What would Watchmen’s Doctor Manhattan be like if he were dealing with clinical depression, unable to fully control his powers, and sidelined by disinterested bureaucrats?
What if, lacking the intellectual curiosity (or perhaps the ability? Or both?) that led Jon Osterman to discover and create other universes, our impotent and sullen god instead sought an escape from life altogether?
That is the starting point for Eternity Girl, the latest Young Animal launch. Writer Magdalene Visaggio, artist Sonny Lieu, colorist Chris Chuckry, and letterer Todd Klein have crafted a first issue that is not only DC's best new series of 2018 so far, but introduces a character in Chrysalis who shares some DNA with, but is more relatable and emotionally real than, Moore and Gibbons’s atomic man.
That is, of course, no slight to Watchmen: it is by design. Where Moore and Gibbons chose to view Doctor Manhattan at a remove, Caroline Sharp is a character who is intimate and in-your-face. Her interior monologue is not about the fate of the world, but about her own problems and the lack of easy answers for same.
Sharp comes complete with a backstory that feels more like Alias than Doom Patrol: a former B-list superhero, she has been forcibly retired by the government black-ops squadron that employed her after a workplace incident that left a co-worker severely injured.
Without day-to-day responsibilities, her powers seem pointless, and without a meaningful direction for her life, Sharp fills her time with suicide attempts that she knows to be ultimately fruitless, since she is immortal. The first issue sets the stage for the rest of the story by introducing a potential "solution" for this problem which feels, to the reader, less like a breakthrough and more like a psychotic break.
The series' inspirations and the superhero tropes that inspire it are many and varied; just when a reader might think, "oh, I get it -- this is a riff on..." something happens in the narrative that subverts the end of that sentence, or perhaps adds a new ingredient to the mix entirely.
Caroline's power set calls back to Doctor Manhattan's intrinsic field, as do her matter-reshaping abilities. Her tragedy -- that she wants to die, but cannot, like a god who can will anything at all into reality except her own end -- mirrors what Geoff Johns did with Hank Henshaw, the Cyborg Superman, during his time as a Green Lantern villain. As noted, her PTSD and underground superhero status is evocative of Jessica Jones's Brian Michael Bendis-helmed reinvention.
The first issue deals with loss, rejection, hopelessness, and a loss of identity -- that last one made literal when Caroline can seemingly do anything except hold her own appearance in place -- all in the space of 20 pages, but never feels rushed or crowded.
This is helped along by Liew's creative page layouts and clean lines -- a more photorealistic artist would likely have cluttered the page with cross-hatching, complicating things too much -- and Chuckry's colors, which are noticeable only when the script calls for them to be. There is a look of sterility, of cleanliness and order, to the comic which throws our heroine's disordered soul into sharper relief.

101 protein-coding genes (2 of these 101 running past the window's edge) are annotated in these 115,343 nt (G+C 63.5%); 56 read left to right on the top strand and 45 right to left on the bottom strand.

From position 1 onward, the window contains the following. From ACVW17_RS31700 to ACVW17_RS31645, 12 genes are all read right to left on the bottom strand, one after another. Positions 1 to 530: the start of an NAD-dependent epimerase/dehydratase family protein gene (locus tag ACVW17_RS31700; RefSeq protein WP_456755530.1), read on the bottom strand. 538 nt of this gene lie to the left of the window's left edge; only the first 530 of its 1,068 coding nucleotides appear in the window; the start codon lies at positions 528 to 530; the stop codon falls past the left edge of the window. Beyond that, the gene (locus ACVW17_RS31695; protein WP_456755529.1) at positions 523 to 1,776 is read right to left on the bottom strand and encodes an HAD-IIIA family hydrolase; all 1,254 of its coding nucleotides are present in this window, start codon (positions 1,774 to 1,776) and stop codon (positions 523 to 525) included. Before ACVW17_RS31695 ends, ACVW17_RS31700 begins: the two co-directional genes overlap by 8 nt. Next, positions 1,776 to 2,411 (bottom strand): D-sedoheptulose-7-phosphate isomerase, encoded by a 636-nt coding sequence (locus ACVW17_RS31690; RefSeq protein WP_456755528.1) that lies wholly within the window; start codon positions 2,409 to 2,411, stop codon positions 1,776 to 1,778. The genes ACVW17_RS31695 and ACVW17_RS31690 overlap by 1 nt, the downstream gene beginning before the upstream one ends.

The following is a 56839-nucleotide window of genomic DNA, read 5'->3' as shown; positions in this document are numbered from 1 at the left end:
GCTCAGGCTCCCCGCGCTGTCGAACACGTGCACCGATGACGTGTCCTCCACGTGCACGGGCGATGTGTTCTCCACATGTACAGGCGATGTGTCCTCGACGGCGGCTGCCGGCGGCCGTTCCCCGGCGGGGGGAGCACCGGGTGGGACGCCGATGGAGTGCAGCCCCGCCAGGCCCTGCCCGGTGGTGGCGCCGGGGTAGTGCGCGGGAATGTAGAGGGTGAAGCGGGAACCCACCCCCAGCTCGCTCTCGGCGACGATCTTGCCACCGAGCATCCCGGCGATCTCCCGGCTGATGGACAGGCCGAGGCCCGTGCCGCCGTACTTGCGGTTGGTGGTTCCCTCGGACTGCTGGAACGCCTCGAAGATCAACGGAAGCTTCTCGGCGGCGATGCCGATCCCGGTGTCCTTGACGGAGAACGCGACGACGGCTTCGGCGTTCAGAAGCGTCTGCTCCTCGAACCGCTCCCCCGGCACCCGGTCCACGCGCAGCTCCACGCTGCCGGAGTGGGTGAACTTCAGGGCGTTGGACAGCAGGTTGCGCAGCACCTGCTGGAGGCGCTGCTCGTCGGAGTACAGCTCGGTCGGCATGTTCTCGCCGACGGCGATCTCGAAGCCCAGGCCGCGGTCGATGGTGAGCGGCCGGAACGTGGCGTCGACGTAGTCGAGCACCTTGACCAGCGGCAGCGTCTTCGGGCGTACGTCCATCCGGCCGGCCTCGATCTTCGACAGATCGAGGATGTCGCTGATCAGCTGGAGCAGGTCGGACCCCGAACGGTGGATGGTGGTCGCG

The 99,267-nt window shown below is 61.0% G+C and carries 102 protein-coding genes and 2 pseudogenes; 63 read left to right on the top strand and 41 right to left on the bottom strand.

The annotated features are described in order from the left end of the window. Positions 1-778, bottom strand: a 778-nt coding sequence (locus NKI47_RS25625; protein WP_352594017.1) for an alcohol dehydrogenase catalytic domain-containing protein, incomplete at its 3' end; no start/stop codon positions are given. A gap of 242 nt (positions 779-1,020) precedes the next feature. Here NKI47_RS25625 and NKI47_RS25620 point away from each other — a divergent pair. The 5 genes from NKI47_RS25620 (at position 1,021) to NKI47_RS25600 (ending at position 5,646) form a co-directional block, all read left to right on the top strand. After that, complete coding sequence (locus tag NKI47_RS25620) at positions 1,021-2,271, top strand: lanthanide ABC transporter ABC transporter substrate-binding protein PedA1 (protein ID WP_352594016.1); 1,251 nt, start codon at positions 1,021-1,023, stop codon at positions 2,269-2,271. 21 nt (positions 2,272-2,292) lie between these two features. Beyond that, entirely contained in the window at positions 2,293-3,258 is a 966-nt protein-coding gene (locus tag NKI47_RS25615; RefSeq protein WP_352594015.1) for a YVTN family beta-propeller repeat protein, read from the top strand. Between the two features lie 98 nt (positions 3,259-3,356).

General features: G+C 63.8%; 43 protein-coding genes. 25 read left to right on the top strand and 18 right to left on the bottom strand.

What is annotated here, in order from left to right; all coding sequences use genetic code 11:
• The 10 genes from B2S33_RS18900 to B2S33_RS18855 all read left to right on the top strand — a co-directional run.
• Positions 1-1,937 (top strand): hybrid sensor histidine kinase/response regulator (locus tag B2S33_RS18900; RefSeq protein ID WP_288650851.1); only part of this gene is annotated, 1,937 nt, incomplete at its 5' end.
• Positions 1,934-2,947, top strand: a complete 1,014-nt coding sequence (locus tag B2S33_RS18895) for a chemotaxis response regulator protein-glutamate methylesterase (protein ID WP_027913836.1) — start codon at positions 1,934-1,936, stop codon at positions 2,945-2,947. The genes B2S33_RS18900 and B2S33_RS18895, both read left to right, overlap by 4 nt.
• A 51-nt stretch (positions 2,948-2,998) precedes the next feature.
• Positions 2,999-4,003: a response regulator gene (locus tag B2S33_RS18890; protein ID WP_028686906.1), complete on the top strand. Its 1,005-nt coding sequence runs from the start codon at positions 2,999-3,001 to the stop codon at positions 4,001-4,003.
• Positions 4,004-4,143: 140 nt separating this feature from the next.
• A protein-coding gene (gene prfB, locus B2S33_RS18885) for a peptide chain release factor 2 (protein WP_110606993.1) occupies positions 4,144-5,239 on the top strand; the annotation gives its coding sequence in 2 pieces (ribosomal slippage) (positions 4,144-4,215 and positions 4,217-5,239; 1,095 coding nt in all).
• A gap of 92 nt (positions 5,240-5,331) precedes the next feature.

Todd Klein, a veteran letterer and one of the industry's standards for so long he sometimes does not get the credit he deserves, delivers here, with a strong, simple approach that calls attention to itself only a few times, when the story gets particularly emotional or hallucinogenic.
What is arguably the most fascinating thing about Eternity Girl is the way it manages to tackle all of this darkness, complete with some trippy, spooky, and gruesome imagery, without ever devolving into violence porn or dour hopelessness. In contrast to so many depressed and lost characters in contemporary fiction, Caroline seems at least on the surface to have a relatively functional support network of well-meaning people who genuinely care for and root for her, even if they cannot entirely relate to her inherently inhuman concerns.
Of course, her inhuman concerns are just larger-than-life riffs on what everyone faces. Her inability to "hold herself together" and maintain her human appearance for long periods of time can be seen as an acknowledgment of how difficult it is to keep up an acceptable public face when you are depressed. And while her work relationship is with a black-ops group that employs superhumans, the frustration she faces at work, when stripped of its artifice, is familiar to nearly everyone who has ever held a job.
"All they want is for me to be a totally functional human being capable of reliably operating at superhuman capacity indefinitely," Sharp says of her bosses. "What's so hard about that?"
Published by DC Comics
On March 14, 2018
Written by Magdalene Visaggio1comments
Art by Sonny Liew
Colors by Chris Chuckry